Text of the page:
Hi-tech jobs part of £120m Thetford plan
IAN CLARKE Thetford is poised to become the hi-tech jobs capital of Norfolk under a £120m vision for the town's future. Leading politicians yesterday outlined their plans to turn the town into the “Cambridge of Norfolk” as part of a government-backed plan to build 5,000 new homes and create 6,000 new jobs in Thetford over the next 15 years.
Thetford is poised to become the hi-tech jobs capital of Norfolk under a £120m vision for the town's future.
Leading politicians yesterday outlined their plans to turn the town into the “Cambridge of Norfolk” as part of a government-backed plan to build 5,000 new homes and create 6,000 new jobs in Thetford over the next 15 years.
Crucially, they also hope the biggest expansion of the town since the days of “London overspill” in the 1960s could also be the catalyst for the final section of the A11 to be dualled.
But the politicians behind the plans for Thetford's future have also vowed to learn the lessons of the past and pledged to involve the whole community in “getting it right”.
Last night Breckland Council leader William Nunn said: “Thetford is the gateway to Norfolk and what happens there could have the ripple effect for Norfolk and Breckland.
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“We have the possibility of bringing in improvements which we would not have dreamed of before.”
He spoke passionately about the potential for the town and described finishing the A11 dualling as “a necessity.”
Mr Nunn - who was among the senior regional politicians lobbying the minister for the eastern region minister Barbara Follett earlier this week - said Cambridge had attracted big businesses due to its good road links and it was a model Thetford could follow.
“People are working in Cambridge and living in Thetford. We need to get the transport right and then start drawing in the hi-tech businesses and we can also then bring in the services people deserve.”
Breckland Council is finalising a bid for £25.5m over the next three years from the government for infrastructure improvements such as bus and rail enhancements, road schemes, health facilities, more school places, town centre upgrades and green areas.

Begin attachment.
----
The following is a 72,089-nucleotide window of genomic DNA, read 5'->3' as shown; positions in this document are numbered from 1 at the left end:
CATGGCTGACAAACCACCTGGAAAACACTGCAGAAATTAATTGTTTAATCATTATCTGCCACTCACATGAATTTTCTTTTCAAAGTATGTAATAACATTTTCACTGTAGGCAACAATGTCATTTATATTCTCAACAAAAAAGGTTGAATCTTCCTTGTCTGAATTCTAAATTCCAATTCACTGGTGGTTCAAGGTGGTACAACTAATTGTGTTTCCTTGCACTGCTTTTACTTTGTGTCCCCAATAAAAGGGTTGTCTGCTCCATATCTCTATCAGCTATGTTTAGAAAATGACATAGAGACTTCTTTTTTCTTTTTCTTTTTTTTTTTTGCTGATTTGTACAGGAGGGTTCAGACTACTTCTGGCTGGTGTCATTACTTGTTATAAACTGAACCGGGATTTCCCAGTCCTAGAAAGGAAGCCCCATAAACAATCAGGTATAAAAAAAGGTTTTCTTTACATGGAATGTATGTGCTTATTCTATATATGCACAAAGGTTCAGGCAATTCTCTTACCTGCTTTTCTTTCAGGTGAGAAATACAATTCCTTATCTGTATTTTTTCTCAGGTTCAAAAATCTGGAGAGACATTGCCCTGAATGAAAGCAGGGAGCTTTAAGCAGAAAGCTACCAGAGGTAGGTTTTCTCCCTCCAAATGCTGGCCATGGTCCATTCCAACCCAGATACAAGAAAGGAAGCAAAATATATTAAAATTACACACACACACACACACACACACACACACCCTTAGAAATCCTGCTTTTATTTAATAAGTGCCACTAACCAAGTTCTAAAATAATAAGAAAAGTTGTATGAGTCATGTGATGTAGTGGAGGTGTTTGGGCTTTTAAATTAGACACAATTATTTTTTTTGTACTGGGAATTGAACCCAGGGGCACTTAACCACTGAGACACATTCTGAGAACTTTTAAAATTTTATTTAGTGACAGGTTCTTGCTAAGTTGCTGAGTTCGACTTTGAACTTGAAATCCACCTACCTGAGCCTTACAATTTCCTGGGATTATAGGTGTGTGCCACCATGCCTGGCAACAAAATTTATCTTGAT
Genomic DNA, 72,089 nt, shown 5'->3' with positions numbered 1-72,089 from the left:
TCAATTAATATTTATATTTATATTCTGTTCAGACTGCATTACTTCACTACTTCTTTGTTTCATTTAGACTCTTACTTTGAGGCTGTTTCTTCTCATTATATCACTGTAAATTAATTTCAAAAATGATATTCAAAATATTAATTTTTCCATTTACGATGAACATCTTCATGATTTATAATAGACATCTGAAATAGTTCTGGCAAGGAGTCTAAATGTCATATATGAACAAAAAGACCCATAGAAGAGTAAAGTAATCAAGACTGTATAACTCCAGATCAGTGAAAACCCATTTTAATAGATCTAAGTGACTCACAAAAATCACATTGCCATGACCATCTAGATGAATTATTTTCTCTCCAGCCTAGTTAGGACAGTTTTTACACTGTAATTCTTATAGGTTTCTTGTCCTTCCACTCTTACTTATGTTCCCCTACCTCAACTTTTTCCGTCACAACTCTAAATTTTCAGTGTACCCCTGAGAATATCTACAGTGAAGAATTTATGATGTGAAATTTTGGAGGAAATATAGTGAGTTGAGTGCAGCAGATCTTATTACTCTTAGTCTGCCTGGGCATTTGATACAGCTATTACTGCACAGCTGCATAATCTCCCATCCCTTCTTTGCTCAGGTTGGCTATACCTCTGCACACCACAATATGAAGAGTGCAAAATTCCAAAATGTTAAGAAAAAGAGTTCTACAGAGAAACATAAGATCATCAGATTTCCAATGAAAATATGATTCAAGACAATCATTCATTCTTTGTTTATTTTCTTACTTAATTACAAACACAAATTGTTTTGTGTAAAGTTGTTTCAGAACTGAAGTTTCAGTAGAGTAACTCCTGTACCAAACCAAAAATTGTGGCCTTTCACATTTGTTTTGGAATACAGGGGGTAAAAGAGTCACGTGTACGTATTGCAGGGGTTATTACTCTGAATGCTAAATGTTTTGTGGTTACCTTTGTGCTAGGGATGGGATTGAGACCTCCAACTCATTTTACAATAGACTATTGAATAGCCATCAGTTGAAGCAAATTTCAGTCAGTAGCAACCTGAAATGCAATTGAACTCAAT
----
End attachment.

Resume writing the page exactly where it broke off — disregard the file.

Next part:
And as councillors threw their weight behind the “exciting opportunities” it emerged the overall amount which could be attracted to Thetford - and help boost other parts of the district - could rise to as much as £120m over six years.
Thetford is one of 29 places across the country granted Growth Point Status and the council should know by Christmas if the first application has been successful and could later bid for £30-40m more for the following three years.
Breckland's environmental planning manager Andrea Long said in addition to seeking government funding, a similar amount could be sought from other bodies and contributions from developers who will be building in Thetford.
She said there had been “positive feedback” from the communities and local government department in Whitehall and she stressed the funding would be new money for Thetford which would only be available as it has Growth Point Status.
Mr Nunn said: “If we get £8m a year that will attract more money. We should not have the blinkers on and we should be imaginative.”
Breckland Cabinet member Ann Steward said: “This is a very good and exciting opportunity for Thetford with that amount of funding and it will make a significant difference. It is a huge step forward in the right direction for Thetford.
“This is new money and if it was not for Growth Point we would not get it.”
She stressed there would be full consultation with people in Thetford “at every stage.”
Philip Cowen said it would be good news for the whole of Breckland as well as Thetford.
“This is allowing us to tap into funds which would not otherwise be available.”
John Rogers highlighted the need for more school places and said it was essential for them to be provided before families moved in.
David Williams said it was it was vital to learn from decisions made in the past which had led to problems in Thetford over the years following the “overspill” expansion in the 1960s.
Mrs Long said: “It is a key issue for the town. It is about the infrastructure for the new and existing communities.”